Published: 02nd August 2022
Engineering colleges of Kerala ask for internships to be a part of curriculum for students
Professor Bypin Paul of MA College of Engineering, Kothamangalam, says the practical application during internship would remedy the oft-repeated chant that students lack skills
Doing an internship during courses help students familiarise and understand the practical application of the theory they have studied in colleges in an industry setting. However, the Engineering syllabus that has no provision for such work experience has become a major issue.
"The syllabus is purely academic-oriented. This is adversely affecting placement prospects of the colleges in the state," said Dr Sunil Kumar, Placement Officer, College of Engineering Trivandrum (CET). Students in Kerala get a measly number of days, mostly during their vacations, to intern at companies. "That's not enough. As per the demands made by several companies during placements, students have to do a minimum of at least four months of internship," he said.
Professor Bypin Paul of MA College of Engineering, Kothamangalam, says the practical application during internship would remedy the oft-repeated chant that students lack skills and so employability.
Arun Surendran, principal, Trinity College of Engineering, says this issue is being faced by almost all affiliated colleges in the state. "The university needs to understand this and revise the syllabus. It would be great to free up the students in the final semester so that they can use the entire six months to intern in an industry," he said.
"Engineering is a professional course. When the MBBS students are exposed to real-time happenings during their course period itself, Why can't engineering students get the same? Right now, the colleges are juggling and carrying out time management to provide at least a minimum amount of industrial exposure for their students," Arun added.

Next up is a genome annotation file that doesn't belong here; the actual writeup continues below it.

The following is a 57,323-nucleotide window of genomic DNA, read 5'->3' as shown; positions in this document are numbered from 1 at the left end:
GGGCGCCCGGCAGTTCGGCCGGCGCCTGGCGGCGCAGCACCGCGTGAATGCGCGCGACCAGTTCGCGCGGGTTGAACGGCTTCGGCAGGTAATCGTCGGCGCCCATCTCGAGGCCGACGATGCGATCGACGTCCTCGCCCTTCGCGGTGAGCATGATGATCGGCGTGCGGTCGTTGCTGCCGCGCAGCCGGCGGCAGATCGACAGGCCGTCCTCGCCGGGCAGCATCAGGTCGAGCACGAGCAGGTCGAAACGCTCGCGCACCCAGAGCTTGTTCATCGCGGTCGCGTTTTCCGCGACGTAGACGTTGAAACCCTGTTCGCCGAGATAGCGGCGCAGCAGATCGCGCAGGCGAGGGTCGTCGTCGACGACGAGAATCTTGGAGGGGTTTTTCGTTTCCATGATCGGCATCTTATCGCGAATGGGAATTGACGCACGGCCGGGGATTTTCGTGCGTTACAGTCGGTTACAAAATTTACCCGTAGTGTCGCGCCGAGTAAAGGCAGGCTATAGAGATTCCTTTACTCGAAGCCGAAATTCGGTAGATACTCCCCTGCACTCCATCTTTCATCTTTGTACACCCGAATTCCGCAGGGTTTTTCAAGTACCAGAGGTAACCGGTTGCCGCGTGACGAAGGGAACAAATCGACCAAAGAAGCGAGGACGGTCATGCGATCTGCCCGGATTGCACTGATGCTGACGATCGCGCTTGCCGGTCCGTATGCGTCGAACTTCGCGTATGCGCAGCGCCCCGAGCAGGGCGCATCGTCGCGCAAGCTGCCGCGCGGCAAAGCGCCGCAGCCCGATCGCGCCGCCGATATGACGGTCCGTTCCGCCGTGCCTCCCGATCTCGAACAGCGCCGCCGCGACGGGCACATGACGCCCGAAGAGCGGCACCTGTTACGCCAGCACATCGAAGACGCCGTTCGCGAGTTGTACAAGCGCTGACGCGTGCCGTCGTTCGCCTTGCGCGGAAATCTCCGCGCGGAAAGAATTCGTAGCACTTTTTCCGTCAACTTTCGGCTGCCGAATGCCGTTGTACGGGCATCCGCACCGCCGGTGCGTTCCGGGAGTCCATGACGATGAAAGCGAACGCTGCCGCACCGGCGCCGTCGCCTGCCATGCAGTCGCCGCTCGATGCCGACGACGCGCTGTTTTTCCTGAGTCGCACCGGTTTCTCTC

"This has badly affected the peer perception of Engineering colleges in the state. And this is reflected in the rankings," said Bybin.
However, as per Rajasree MS, Vice-Chancellor of the APJ Abdul Kalam Technological University, things are all set to change.
"We have already changed the format for the postgraduate courses from this academic year. From 2022, the second year of MTech will be solely reserved for internship programmes. However, the BTech students will have to wait until next academic year for a revision in their syllabus," she said.
The presence of regulation in the case of BTech courses makes it difficult to revise the syllabus. "However, steps are on to amend the regulation. We will try to include the present students too in the revised curriculum," she added.